The top leaders of the proposed “federal front” will launch their joint campaign with a rally in Karnataka. Speaking to The Sunday Express on Saturday, one of the prime movers of this initiative, former prime minister and JD(S) leader H D Deve Gowda, said that before the rally, the chief ministers of the erstwhile Janata Parivar parties, including Nitish Kumar (JD-U), Akhilesh Yadav (Samajwadi Party) and Naveen Patnaik (BJD), would hold a meeting between February 9 and 13.
Gowda said that the meeting will be part of several that parties not allied with the UPA or the NDA are planning to hold over the next two weeks to arrive at a broad agenda for the 2014 parliamentary polls, which is different from the Congress’s and BJP’s, as well as work out plans for rallies. The AIADMK is among the parties the block is planning to bring under a united fold. Sources in Patna said one thing the Janata Parivar alignment — which expects to win up to 75 seats in the Lok Sabha — is agreed upon is to not project a prime ministerial candidate.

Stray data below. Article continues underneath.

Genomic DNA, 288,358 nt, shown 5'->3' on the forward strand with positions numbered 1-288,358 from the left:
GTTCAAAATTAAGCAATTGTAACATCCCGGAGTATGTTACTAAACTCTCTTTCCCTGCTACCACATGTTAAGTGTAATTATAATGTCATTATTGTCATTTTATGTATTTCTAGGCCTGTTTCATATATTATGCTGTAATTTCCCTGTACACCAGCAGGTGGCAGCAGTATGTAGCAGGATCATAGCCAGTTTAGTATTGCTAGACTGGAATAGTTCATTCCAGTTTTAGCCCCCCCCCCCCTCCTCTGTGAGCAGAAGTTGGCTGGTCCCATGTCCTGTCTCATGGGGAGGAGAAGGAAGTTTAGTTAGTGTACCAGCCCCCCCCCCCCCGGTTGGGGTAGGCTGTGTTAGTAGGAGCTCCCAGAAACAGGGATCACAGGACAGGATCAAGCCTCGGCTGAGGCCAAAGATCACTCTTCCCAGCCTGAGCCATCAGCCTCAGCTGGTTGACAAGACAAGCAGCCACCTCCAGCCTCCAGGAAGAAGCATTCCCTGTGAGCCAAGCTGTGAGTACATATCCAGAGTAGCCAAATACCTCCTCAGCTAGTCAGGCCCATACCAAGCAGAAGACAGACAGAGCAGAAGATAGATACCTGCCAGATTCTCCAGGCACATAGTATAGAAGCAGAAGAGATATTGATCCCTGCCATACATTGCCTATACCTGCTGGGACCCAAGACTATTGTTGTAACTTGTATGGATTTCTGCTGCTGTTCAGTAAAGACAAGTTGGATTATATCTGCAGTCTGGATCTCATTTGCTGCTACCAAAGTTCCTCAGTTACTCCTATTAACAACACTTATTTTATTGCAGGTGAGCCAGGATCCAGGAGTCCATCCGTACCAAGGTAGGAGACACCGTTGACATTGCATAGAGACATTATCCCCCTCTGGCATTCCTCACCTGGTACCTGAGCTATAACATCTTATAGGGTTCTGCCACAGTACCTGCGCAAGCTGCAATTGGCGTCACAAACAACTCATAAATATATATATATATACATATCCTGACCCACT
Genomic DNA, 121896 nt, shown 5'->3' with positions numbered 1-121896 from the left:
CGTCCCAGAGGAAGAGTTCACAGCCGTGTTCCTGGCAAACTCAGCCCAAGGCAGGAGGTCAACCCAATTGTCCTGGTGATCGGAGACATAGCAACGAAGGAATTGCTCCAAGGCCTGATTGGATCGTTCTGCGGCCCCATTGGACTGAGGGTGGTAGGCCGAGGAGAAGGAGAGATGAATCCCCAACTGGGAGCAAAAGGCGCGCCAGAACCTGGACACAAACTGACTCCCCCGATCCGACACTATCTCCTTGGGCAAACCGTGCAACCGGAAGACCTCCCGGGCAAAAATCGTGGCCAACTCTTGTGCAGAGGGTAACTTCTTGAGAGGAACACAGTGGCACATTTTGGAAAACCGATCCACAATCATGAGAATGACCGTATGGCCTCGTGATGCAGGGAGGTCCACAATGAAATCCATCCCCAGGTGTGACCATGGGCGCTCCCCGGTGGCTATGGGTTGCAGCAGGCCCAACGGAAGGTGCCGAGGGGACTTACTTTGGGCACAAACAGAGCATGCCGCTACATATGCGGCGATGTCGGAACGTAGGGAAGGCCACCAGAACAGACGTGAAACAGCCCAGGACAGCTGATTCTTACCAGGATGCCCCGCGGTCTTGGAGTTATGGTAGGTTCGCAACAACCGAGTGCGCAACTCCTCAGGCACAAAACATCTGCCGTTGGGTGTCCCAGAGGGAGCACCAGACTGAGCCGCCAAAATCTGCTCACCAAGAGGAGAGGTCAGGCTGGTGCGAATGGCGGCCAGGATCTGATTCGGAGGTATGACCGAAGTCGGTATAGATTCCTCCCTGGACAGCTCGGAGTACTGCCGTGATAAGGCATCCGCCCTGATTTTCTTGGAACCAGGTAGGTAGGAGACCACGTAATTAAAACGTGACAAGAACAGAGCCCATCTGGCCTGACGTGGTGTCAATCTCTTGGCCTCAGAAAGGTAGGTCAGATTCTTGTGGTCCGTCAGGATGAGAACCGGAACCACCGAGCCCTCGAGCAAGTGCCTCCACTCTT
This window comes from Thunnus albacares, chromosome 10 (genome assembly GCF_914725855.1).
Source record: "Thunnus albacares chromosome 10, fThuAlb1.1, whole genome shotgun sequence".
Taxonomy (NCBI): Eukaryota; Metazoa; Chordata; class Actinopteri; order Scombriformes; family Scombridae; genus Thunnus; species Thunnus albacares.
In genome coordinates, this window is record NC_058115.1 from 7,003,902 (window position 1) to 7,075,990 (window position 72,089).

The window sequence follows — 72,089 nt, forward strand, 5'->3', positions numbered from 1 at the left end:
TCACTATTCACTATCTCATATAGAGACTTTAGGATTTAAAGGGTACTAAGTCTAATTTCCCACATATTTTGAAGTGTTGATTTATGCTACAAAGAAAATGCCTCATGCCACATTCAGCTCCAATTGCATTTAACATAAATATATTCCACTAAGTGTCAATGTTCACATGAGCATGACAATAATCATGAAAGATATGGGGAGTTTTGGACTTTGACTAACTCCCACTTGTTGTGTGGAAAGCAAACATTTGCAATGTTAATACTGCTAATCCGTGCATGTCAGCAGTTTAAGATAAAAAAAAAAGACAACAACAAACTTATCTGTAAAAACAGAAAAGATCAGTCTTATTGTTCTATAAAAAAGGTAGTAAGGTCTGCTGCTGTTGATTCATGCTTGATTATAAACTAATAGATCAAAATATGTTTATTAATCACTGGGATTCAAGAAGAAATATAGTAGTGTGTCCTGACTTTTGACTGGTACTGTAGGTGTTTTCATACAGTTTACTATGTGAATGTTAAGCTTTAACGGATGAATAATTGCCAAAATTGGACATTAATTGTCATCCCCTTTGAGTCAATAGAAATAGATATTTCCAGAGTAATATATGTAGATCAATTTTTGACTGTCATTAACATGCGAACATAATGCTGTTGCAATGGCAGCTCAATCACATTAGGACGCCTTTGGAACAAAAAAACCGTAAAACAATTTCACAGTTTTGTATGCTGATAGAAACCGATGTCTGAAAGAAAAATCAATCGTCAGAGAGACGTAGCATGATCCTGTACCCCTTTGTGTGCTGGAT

One of the first initiatives of the possible constituents of this front is a joint strategy for Parliament, to be worked out at a meeting on February 5, the first day of the session. Sources in Patna said that the BJD and AIADMK had confirmed attending this meeting, which is a Left Front initiative, along with the JD(U), SP and four Left parties.
CPM leader Prakash Karat said on Saturday that about 10 non-Congress, non-BJP parties are willing to come together to provide a viable political alternative. Speaking to the media in Hyderabad, he asserted that this should not be called a third front. “Whether we will give it some concrete shape will depend on the election results. But we will cooperate for the Lok Sabha elections. How we do that, that is being worked out.”
JD(U) national spokesperson K C Tyagi confirmed Nitish’s participation. “The Karnataka rally would be our first show of togetherness to impress upon people that regional parties can be a better alternative,” Tyagi said. Nitish reiterated in Patna that there was no chance of the JD(U) going back to the NDA, adding: “The idea (of a front) has started taking shape fast.”
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Sources said in order to cement ties, the JD(U) may concede three-four seats in Bihar. Sources said the CPI had asked for at least four seats and the CPM two. The JD(U) has been offering two seats to the CPI and one to the CPM, with the assurance of “compensation” at the time of the 2015 Assembly elections. Ajit Singh’s Rashtriya Lok Dal could also be a part of this formation, Gowda said, adding that leaders such as the CPM’s Sitaram Yechury were working on a joint policy.
(With PTI, Hyderabad)